Quote of the Day:
“Somewhere between the bottom of the climb and the summit is the answer to the mystery why we climb.” – Greg Child
Did You Know?
Apa Sherpa holds the world record for the most Mount Everest Summits at 21 summits. They call him Super Sherpa.
Leave No Trace
Objective: Inform students about respect for the environment through the use of Leave No Trace Principles.
The increase in climbers on Mount Everest has also meant an increase in debris being left behind. Climbers are now asked to bring back at least eight kilograms of their own waste to base camp (Brandlin, 2014). Respecting your environment and leaving no trace in nature is important to mountaineers and explorers. Leave no trace principles are an important part of exploring and participating in outdoor recreation. The leave no trace ethics are built on a set of seven principles.
- plan ahead and prepare
- travel and camp on durable surfaces
- of waste properly
- leave what you find
- minimize campfire impacts
- respect wildlife
- be considerate of other visitors. (http://www.leavenotrace.ca/principles)
For this activity the class will focus in on leaving what you find and respect for wildlife. This means, take nothing from the environment and leave nothing behind.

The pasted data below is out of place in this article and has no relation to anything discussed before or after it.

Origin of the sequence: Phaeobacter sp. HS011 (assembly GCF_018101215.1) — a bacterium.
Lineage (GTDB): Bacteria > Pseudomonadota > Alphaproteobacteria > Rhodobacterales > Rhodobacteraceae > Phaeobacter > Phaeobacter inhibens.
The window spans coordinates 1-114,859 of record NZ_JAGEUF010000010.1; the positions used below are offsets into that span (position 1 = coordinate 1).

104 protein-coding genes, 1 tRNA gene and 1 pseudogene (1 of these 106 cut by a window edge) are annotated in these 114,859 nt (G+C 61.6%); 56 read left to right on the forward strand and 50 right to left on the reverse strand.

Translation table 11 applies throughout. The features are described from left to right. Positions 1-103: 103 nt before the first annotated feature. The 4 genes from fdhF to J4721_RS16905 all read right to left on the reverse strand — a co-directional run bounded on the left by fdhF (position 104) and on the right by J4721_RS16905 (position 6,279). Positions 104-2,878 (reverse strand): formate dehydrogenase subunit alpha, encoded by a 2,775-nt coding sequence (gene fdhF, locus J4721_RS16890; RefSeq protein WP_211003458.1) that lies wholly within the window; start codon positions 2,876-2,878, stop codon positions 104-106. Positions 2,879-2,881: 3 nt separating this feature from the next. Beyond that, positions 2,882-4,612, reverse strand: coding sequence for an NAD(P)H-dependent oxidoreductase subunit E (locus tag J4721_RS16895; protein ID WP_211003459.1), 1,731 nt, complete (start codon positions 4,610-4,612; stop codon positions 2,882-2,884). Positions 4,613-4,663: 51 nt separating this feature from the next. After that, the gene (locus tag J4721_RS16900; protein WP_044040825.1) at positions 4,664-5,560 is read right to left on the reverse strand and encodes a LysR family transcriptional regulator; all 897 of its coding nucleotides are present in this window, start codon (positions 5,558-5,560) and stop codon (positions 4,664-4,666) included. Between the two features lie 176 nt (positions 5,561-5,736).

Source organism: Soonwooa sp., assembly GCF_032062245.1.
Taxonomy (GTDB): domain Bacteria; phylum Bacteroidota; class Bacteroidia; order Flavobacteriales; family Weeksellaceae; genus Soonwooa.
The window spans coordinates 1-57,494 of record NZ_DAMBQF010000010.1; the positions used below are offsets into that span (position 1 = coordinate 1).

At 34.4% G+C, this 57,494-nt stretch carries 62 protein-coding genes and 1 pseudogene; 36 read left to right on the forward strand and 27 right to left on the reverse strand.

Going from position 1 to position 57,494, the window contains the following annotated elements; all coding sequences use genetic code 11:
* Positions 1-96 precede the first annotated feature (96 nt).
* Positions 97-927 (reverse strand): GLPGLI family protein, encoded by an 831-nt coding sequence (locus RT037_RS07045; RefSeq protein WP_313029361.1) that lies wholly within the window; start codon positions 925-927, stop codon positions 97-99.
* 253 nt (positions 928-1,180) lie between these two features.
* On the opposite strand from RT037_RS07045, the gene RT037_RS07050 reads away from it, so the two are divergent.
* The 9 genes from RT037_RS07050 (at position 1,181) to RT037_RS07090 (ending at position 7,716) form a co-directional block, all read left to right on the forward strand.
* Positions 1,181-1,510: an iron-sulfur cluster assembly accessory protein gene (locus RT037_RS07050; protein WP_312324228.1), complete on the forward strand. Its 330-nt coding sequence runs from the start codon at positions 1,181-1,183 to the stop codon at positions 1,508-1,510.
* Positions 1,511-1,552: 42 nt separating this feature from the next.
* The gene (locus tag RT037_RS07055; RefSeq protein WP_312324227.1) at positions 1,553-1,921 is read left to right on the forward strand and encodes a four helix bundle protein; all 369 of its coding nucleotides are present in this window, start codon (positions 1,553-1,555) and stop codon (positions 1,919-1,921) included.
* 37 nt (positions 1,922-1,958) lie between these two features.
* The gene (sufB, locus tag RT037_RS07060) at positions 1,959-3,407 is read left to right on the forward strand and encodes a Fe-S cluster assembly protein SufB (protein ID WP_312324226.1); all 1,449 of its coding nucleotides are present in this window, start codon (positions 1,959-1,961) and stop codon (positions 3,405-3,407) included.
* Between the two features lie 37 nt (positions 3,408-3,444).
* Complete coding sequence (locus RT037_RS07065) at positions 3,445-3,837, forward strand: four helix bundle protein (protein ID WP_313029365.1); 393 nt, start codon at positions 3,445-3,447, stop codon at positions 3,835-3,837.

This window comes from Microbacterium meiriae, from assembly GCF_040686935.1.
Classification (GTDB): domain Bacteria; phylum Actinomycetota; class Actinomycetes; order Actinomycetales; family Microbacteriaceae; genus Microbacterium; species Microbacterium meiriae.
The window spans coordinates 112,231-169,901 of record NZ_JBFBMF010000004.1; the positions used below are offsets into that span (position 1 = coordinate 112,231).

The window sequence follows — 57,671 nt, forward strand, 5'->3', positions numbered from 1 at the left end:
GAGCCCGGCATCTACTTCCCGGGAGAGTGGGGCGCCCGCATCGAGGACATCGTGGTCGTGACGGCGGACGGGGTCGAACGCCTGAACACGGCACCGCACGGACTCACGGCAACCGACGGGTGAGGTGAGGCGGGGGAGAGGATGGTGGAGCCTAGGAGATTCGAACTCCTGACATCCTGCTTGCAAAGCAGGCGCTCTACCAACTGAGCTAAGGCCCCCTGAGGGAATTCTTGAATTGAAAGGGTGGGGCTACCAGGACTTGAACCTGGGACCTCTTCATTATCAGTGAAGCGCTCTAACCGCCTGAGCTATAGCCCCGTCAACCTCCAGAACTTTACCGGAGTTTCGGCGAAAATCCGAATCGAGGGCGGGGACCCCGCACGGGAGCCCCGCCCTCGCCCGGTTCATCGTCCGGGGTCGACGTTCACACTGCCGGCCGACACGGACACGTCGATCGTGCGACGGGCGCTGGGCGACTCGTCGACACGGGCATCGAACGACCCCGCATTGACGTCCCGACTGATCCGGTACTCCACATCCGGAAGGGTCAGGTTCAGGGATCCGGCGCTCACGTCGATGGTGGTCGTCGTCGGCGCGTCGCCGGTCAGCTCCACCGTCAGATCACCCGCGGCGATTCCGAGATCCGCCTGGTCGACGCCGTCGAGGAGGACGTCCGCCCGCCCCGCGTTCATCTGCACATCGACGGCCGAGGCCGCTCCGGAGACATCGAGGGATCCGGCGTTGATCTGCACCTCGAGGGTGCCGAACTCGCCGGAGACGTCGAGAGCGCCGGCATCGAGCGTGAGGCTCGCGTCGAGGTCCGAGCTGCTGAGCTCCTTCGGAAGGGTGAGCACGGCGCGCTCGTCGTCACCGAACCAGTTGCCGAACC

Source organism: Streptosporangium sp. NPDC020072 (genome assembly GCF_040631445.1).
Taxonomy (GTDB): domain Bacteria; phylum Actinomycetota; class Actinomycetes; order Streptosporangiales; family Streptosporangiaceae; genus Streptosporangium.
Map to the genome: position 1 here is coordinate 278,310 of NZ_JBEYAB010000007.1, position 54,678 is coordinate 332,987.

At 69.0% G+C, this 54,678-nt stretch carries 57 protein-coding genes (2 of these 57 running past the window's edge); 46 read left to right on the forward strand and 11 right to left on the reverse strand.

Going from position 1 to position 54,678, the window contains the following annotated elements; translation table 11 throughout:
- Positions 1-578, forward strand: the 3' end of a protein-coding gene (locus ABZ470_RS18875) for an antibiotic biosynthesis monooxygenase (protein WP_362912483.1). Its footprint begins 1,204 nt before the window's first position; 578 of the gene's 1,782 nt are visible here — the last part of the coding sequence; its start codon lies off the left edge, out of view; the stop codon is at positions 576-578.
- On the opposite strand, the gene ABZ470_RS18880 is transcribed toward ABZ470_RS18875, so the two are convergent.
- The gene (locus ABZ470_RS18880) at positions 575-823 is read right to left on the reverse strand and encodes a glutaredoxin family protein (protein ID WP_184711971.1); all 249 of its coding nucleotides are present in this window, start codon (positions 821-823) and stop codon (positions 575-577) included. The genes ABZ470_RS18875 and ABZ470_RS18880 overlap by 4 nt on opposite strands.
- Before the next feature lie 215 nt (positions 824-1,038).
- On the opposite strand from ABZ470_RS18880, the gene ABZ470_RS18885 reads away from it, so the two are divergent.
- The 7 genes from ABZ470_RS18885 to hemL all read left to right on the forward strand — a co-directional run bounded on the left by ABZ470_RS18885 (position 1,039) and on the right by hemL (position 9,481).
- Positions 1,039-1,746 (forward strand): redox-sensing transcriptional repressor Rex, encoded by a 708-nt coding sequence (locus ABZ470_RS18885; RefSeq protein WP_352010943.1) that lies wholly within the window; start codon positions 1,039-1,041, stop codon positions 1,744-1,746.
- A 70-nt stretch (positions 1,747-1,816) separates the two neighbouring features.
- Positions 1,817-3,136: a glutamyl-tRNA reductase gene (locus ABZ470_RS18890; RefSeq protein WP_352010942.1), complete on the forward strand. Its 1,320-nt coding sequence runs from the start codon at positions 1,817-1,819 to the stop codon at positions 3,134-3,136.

Activity: Students are Everest climbers at base camp. They must tidy up the camp before making their way through the Khumbu icefall. The challenge is that a herd of yaks have made their way on to base camp and they are known for taking garbage to eat. The climbers have to stop the wildlife from eating the garbage and properly dispose of it.
- An open space, as this activity is a tag game and requires running
- Four hula-hoops
- Small balls or bean bags, any object that can act as garbage
- Tape or four pylons, something to divide the space in half
- Arrange the space into three zones, one for the climbers, one for the wildlife and a neutral zone. The link below is an example of setup.
- Divide the class into two groups and assign one as Team Climbers and one as Team Yak.
- Each team goes to their respective sides of the space.
- When the game begins students are to attempt to collect garbage from the opponent’s hoops.
- No one can be tagged in the neutral zone.
- Climbers can be tagged in the wildlife zone and wildlife can be tagged in the climber’s zone.
- When someone is tagged they join the other team.
- The team who collects all the garbage wins.
- Reflect on the importance of respecting the environment.
Appa Sherpa is also known as the Mountain Leopard.